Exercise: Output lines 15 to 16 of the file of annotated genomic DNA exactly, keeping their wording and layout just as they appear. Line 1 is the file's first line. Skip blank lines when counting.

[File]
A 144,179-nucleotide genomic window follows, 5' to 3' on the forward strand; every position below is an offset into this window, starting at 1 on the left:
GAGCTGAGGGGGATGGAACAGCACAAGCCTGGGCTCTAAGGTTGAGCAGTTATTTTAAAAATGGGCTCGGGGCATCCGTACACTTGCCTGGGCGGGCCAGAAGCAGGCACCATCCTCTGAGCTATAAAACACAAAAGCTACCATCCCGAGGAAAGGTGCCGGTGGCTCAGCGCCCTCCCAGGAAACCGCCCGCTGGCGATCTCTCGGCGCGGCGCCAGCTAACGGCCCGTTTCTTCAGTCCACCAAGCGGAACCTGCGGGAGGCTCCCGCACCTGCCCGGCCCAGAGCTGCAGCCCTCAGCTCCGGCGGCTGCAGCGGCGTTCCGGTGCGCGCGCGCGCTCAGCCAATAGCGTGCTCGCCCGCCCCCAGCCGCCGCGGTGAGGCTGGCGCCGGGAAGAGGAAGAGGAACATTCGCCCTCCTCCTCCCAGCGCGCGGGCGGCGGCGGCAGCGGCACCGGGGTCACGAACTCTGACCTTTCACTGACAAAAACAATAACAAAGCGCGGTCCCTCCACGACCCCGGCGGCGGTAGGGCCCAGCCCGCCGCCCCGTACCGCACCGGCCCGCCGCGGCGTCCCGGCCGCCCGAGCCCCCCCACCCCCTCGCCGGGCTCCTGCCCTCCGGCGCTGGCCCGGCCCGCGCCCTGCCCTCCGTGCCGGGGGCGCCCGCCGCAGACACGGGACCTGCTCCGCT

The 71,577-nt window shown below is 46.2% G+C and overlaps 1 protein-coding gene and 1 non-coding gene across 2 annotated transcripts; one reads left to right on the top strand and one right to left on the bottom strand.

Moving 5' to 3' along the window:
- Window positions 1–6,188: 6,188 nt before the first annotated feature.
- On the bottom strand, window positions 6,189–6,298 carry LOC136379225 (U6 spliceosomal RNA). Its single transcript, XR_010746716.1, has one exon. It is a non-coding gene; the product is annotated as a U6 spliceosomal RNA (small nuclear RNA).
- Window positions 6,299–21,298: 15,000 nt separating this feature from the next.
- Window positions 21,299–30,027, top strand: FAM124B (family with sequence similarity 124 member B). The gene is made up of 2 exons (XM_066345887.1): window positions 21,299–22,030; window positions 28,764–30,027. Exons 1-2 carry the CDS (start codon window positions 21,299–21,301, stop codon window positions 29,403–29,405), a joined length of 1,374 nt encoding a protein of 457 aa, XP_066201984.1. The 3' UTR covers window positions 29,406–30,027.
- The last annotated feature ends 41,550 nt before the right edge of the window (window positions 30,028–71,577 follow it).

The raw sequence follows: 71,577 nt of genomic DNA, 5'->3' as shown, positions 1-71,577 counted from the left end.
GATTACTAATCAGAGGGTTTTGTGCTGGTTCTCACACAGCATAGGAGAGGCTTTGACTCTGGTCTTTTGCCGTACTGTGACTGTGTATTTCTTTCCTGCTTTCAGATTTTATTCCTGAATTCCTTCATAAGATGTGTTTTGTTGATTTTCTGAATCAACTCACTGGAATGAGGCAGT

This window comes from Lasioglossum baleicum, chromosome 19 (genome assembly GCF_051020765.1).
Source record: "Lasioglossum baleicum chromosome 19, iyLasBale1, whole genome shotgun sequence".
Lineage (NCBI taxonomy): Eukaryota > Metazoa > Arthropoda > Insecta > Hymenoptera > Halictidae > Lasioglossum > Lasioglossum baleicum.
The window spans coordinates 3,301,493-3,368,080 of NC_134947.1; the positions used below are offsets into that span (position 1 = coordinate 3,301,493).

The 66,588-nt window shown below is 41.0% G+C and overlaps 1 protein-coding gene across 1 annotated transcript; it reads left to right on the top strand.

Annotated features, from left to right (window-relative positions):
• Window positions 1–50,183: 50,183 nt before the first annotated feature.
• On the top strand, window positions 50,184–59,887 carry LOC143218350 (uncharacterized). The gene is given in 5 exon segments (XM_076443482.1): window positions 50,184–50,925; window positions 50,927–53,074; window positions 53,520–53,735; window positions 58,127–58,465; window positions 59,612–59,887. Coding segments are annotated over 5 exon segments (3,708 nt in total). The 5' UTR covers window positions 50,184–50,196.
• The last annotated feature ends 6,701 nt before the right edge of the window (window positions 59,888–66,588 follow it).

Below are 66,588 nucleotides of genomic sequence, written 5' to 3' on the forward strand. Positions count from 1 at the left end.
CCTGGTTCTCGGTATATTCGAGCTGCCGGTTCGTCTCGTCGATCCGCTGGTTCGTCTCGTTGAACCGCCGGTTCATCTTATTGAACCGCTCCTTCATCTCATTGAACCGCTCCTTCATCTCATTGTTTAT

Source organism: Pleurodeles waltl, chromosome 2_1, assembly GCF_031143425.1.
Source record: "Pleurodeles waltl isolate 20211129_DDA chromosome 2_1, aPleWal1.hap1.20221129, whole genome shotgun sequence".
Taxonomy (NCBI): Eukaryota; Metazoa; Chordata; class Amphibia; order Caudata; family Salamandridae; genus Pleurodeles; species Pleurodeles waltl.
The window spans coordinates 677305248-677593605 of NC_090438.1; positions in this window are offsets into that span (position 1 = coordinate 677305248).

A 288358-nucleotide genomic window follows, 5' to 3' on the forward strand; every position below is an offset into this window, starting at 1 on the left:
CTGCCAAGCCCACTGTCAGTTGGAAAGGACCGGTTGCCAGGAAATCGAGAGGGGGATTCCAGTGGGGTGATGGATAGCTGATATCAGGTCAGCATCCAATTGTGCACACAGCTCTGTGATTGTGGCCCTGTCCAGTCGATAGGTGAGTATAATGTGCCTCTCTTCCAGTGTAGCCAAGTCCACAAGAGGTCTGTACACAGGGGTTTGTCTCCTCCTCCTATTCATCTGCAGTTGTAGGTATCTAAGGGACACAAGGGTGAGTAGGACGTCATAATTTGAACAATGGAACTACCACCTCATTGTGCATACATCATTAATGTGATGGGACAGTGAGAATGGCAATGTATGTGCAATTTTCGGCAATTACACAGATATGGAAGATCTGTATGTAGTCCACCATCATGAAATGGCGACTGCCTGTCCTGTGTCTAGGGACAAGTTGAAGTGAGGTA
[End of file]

The window spans coordinates 3,301,493-3,368,080 of NC_134947.1; the positions used below are offsets into that span (position 1 = coordinate 3,301,493).

The 66,588-nt window shown below is 41.0% G+C and overlaps 1 protein-coding gene across 1 annotated transcript; it reads left to right on the top strand.